Been awhile again hasn't it? Sorry folks, but we've been on a bit of a whirlwind since we left our last respite in Puno, Peru. Once we left Puno we started a mad dash through Bolivia, that morphed into a mad dash through northern Agrentina to get to Mendoza. Hard to really process Bolivia as we spent a grand total of 7 days there. It featured some of the most amazing scenery of the trip. For the first day we rode next to the dark blue waters of Lake Titicaca, fronted by multi-colored Quinoa fields and backed by the jagged, now snow-capped Andes.
Bolivia also featured some of the worst roads of the trip, from asphalt rutted like a slalom course, washboard gravel, to 200km of construction torn freeway. Luckily, it was also one of the easiest countries we've been in to find wild camping. Basically ride until four or so, then find a spot in the vast expanse of plains that bordered the road. Definitely made it easier to put in the miles we needed to - 280 miles in a week? Sure, why not. Let's get to Argentina!
Our experience with Bolivia boils down to: amazing scenery, amazing people out in the country, minimal sevices, terrible drivers, worse roads. Luckily, the Altiplano is rather flat (imagine that) and we had tailwinds most of the way between Desaquadero and Oruro. Riding from sunup to about 2 hours before sunset, eating our stash of dehydrated food, and shivering through the 12,000ft nights, we were able to keep pace to make it in time for the train to Villazon, on the border of Argentina.
These folk were awesome. Met dad while setting up camp as he drove some cattle back from pasture, he came back with wife and daughters (the shawl wrapped around the lady is holding a passed out baby girl). The lady and her son (uniformed up for school) brought us some milk at daybreak that she'd just milked from the cow. Hot and mixed with a little bit of sugar, oh so delicious.
As beautiful as Bolivia was, once riding the rails through the south of the country, we knew we'd made the right decision to trade the riding for the rails. Southern Bolivia is a vast desert with little to nothing for hundred mile stretches. At the speed we travel, without support, we knew we would not be able to carry the supplies necessary to jump the gaps. It always sucks having to cheat and motor through some segments, but it helps a little when the landscape shows you why you made the right decision.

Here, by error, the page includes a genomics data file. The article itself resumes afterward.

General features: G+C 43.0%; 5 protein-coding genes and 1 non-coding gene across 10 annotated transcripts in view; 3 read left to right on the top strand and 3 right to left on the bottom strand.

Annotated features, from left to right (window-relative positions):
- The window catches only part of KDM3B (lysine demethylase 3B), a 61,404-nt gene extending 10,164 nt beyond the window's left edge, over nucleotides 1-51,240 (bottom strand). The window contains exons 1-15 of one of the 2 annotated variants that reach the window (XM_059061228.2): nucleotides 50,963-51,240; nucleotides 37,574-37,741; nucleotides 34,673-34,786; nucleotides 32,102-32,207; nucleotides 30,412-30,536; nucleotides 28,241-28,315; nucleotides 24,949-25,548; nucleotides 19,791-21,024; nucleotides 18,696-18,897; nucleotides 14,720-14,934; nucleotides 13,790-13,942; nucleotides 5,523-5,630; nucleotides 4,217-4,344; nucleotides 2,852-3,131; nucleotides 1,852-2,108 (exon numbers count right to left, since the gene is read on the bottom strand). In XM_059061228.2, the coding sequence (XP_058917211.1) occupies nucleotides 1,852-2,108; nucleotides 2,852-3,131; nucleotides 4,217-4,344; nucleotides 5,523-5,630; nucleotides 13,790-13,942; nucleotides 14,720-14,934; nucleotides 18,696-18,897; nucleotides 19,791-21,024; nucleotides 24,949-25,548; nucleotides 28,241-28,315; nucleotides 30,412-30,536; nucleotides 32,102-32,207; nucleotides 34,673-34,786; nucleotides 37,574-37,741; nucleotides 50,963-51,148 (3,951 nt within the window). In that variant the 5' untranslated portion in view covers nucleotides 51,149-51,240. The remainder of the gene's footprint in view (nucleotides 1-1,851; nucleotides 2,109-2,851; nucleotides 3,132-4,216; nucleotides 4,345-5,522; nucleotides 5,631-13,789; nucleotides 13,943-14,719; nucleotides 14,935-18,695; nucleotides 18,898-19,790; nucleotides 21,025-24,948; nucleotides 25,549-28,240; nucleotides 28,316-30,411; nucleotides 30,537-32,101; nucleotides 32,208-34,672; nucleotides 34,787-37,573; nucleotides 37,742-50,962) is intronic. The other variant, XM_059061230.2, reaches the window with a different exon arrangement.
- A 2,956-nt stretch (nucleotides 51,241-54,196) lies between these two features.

This is the sign that greeted us upon our arrival in Argentina, after our biggest hassle of a border crossing this trip (thanks absurdly restrictive U.S. visa policies triggering "reciprocity fees" across South America!). A nice reminder that, though we may be entering the last country of the trip (unless you count a 3 day jaunt across Chilean Tierra del Fuego), we still have a long way to go. Momma and sister McBride were planning to come meet us in Mendoza, a little over 1,000 miles away, in a little less than a month. We'd knew we'd have to boogie, so boogie we did. First week in Argentina looked something like this.
After descending from the high plains, through long miles of weathered desert stone, we arrived in a humid, jungly heat box. Heading south from Jujuy, (people kept telling us that Jujuy was an ugly town, but after 2 months of Andean pueblos, it seemed rather lovely) we entered a stretch that had us feeling like we were back on mainland Mexico - sugar cane rising 10ft over the road, bushes singing with a thousand insects, and nasty little flies that'll leave bloody welts before you can ever feel them land. It was even hot. Stupid heat. Hot enough that we stayed up past dark waiting for the tent to cool off enough to sleep. Made a lot of miserable memories come flooding back in. Luckily we knew that once we climbed over a little mountain range heading east, we'd be back into the cool nights of the desert. Of course, after bitching about the heat, before climbing over said mountain range, we got hit with a two-day deluge. We rode through the rain - spraying off truck tires, arcing off of our tires, dripping off hair and dribbling down necks. Set up camp in the rain - turning dirt to mud, soaking the inside of bags in the time it took to pull gear out. Cooked in the rain, slept while it rained, woke to it still raining, broke down camp in the rain, then rode a full day without it ever stopping raining. Stupid rain. I guess too much of anything will have you dreaming about the opposite extreme.
Amazing when we did cross over that mountain range though, immediately it felt like we'd gone from mainland Mexico back to the Baja - scrubby green brush, cacti, and spindly trees. Back in the desert there wasn't a lot of anything between towns, and the towns were a long ways apart. For two weeks life was basically, ride, eat, ride, set up camp, eat, sleep repeat. At least any roadside tienda had good cheap wine to sooth our weary muscles, that and Lays potato chips, we ate a lot of lays potato chips and piles upon piles of eggs. Scenery was pretty damn amazing though...
So yeah, on May 28th we arrived in Mendoza in time to meet the fam. Since leaving Puno, Peru we completed our longest stretch of the trip, covering 1,250 miles in just over a month. This leg featured a number of firsts for the trip, including: Our farthest month of the trip (1,066 miles), our farthest week of the trip (316 miles), our longest and 2nd longest days of riding (81 and 80 miles), and our longest stretch without a rest day (8 days and 360 miles). Still feels like a bit of a blur, and there's a ton of stories I'm sure I'm forgetting. But it's late, we rode 50 miles today and are riding 50 more tomorrow. Such is life when you're trying to get to the end of the world. Guess you'll have to wait for the book for the rest of the dirty details. Onward!